Urban Latino Keeps it Real; Expands Online
Ten years after initial publication, New York-based magazine Urban Latino is staying true to its editorially-driven roots, while expanding online to stay contemporary. “When we first started, we were really just trying to get exposure for artists that we liked that we felt were not getting the attention they deserved,” says publisher Jorge Cano. “I was and still am a big fan of Vibe magazine, and initially set out to bring that model to the Hispanic community.”
And as the magazine has grown and aged, so has its audience. Its target audience is older Hispanic males, 27-35. “A lot of our readers are second and third generation Latinos,” says new editor-in-chief Zeta Rivera. “So a lot of our content focuses on things that are relevant to more acculturated Hispanics, while still maintaining the home-country sensibilities of their parents and grandparents.” That is why they publish the magazine in English, says Rivera, although she adds that there is some Spanish thrown in there too, which mirrors the way many second and third generation Latinos communicate with each other.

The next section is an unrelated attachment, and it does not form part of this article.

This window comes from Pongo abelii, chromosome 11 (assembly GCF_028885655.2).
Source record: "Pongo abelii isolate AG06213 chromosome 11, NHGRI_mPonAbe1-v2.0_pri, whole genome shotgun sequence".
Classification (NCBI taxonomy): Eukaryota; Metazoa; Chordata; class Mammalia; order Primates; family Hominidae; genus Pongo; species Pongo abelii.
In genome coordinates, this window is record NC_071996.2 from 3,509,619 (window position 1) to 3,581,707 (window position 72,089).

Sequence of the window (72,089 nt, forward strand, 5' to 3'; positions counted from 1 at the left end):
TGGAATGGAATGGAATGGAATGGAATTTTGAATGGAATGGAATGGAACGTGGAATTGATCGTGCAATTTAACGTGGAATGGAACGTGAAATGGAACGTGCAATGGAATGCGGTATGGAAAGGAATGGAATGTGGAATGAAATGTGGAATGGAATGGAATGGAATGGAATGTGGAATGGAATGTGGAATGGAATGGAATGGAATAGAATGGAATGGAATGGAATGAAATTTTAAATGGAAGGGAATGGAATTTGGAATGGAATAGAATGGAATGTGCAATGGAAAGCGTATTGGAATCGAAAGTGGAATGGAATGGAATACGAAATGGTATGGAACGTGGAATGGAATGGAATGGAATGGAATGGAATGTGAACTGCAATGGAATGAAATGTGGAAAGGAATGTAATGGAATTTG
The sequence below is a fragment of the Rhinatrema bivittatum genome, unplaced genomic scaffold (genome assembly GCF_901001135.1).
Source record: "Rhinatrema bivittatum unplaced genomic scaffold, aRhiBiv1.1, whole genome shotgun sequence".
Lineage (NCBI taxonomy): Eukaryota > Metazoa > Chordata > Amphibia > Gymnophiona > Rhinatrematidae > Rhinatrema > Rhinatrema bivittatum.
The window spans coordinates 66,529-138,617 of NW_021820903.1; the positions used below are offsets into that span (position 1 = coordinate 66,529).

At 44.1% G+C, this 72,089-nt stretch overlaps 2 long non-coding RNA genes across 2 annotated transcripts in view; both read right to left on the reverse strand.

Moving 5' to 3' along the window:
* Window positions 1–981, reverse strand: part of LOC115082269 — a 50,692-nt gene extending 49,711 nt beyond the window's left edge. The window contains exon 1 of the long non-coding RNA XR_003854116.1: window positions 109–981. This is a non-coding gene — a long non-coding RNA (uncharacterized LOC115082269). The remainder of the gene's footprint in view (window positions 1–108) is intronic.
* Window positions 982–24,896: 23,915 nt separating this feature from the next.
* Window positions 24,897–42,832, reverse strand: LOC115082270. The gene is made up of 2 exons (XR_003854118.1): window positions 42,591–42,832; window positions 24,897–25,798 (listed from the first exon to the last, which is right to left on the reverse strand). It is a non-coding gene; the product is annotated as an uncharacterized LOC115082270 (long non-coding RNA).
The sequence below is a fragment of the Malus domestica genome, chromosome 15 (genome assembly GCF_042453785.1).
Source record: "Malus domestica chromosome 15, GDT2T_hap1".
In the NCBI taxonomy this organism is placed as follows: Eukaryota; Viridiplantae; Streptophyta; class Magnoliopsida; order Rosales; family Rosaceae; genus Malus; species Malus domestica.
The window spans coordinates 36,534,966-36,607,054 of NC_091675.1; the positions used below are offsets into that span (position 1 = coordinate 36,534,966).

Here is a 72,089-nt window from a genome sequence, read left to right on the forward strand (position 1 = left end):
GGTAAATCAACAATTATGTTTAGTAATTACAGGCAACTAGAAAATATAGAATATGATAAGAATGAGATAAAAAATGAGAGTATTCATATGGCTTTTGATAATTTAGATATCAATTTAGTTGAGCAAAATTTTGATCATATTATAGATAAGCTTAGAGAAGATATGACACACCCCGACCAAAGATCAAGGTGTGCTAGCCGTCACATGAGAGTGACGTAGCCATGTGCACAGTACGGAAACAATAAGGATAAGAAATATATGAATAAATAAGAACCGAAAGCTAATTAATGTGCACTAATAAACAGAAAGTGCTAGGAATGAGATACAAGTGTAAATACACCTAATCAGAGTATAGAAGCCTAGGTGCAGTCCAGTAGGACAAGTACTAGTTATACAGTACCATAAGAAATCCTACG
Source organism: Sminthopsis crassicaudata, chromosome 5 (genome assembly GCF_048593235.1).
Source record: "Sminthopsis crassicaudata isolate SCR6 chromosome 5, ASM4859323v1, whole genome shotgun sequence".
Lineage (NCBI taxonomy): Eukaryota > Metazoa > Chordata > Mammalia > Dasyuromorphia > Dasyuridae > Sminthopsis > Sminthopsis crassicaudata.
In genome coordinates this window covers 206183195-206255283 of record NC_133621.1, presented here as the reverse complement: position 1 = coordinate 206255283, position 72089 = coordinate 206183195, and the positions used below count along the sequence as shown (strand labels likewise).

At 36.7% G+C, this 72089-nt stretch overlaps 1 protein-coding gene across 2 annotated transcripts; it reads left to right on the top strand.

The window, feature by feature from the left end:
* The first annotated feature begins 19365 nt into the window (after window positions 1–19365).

One way in which Urban Latino sets itself apart from its competitors is by publishing themed issues, such as a hip-hop issue. They want to make clear, however, is that the magazine is not your typical “blinged-out” forum for rappers to show off their fancy necklaces. “We deal with topics on a more substantive level,” says Rivera. “For instance, our next issue profiles Fidel Castro and his life. For so many younger Latinos, this is a familiar face, but so many people really don't know anything about him.”
The publication's circulation is around 85,000 monthly, overwhelmingly subscription-based. Advertisers include Nissan, Land Rover, Pepsi, and Hennessy. Urban Latino is currently in the process of rolling-out an online edition of its magazine.
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